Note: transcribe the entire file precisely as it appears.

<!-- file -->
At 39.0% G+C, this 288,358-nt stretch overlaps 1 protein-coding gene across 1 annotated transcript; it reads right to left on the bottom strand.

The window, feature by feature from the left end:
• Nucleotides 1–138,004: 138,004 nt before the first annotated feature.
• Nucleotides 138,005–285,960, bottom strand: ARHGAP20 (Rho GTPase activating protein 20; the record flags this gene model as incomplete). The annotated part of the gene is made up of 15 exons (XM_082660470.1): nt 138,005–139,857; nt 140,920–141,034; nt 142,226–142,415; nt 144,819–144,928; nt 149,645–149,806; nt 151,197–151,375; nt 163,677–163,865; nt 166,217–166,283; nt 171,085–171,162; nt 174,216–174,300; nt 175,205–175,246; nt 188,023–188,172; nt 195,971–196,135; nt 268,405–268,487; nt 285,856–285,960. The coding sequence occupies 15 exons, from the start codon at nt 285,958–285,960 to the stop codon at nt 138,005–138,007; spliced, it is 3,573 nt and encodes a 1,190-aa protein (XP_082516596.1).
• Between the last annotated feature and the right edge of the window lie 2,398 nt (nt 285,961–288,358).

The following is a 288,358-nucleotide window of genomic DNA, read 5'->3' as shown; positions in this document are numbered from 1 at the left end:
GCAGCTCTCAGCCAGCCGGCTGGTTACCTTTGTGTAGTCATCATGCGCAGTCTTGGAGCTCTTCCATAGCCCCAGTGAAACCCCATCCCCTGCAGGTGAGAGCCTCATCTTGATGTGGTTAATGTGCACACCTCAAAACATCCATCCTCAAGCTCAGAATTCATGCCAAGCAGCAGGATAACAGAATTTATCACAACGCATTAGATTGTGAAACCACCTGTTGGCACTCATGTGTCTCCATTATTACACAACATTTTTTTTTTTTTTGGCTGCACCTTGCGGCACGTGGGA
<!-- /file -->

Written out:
At 39.0% G+C, this 288,358-nt stretch overlaps 1 protein-coding gene across 1 annotated transcript; it reads right to left on the bottom strand.

The window, feature by feature from the left end:
• Nucleotides 1–138,004: 138,004 nt before the first annotated feature.
• Nucleotides 138,005–285,960, bottom strand: ARHGAP20 (Rho GTPase activating protein 20; the record flags this gene model as incomplete). The annotated part of the gene is made up of 15 exons (XM_082660470.1): nt 138,005–139,857; nt 140,920–141,034; nt 142,226–142,415; nt 144,819–144,928; nt 149,645–149,806; nt 151,197–151,375; nt 163,677–163,865; nt 166,217–166,283; nt 171,085–171,162; nt 174,216–174,300; nt 175,205–175,246; nt 188,023–188,172; nt 195,971–196,135; nt 268,405–268,487; nt 285,856–285,960. The coding sequence occupies 15 exons, from the start codon at nt 285,958–285,960 to the stop codon at nt 138,005–138,007; spliced, it is 3,573 nt and encodes a 1,190-aa protein (XP_082516596.1).
• Between the last annotated feature and the right edge of the window lie 2,398 nt (nt 285,961–288,358).

The following is a 288,358-nucleotide window of genomic DNA, read 5'->3' as shown; positions in this document are numbered from 1 at the left end:
GCAGCTCTCAGCCAGCCGGCTGGTTACCTTTGTGTAGTCATCATGCGCAGTCTTGGAGCTCTTCCATAGCCCCAGTGAAACCCCATCCCCTGCAGGTGAGAGCCTCATCTTGATGTGGTTAATGTGCACACCTCAAAACATCCATCCTCAAGCTCAGAATTCATGCCAAGCAGCAGGATAACAGAATTTATCACAACGCATTAGATTGTGAAACCACCTGTTGGCACTCATGTGTCTCCATTATTACACAACATTTTTTTTTTTTTTGGCTGCACCTTGCGGCACGTGGGA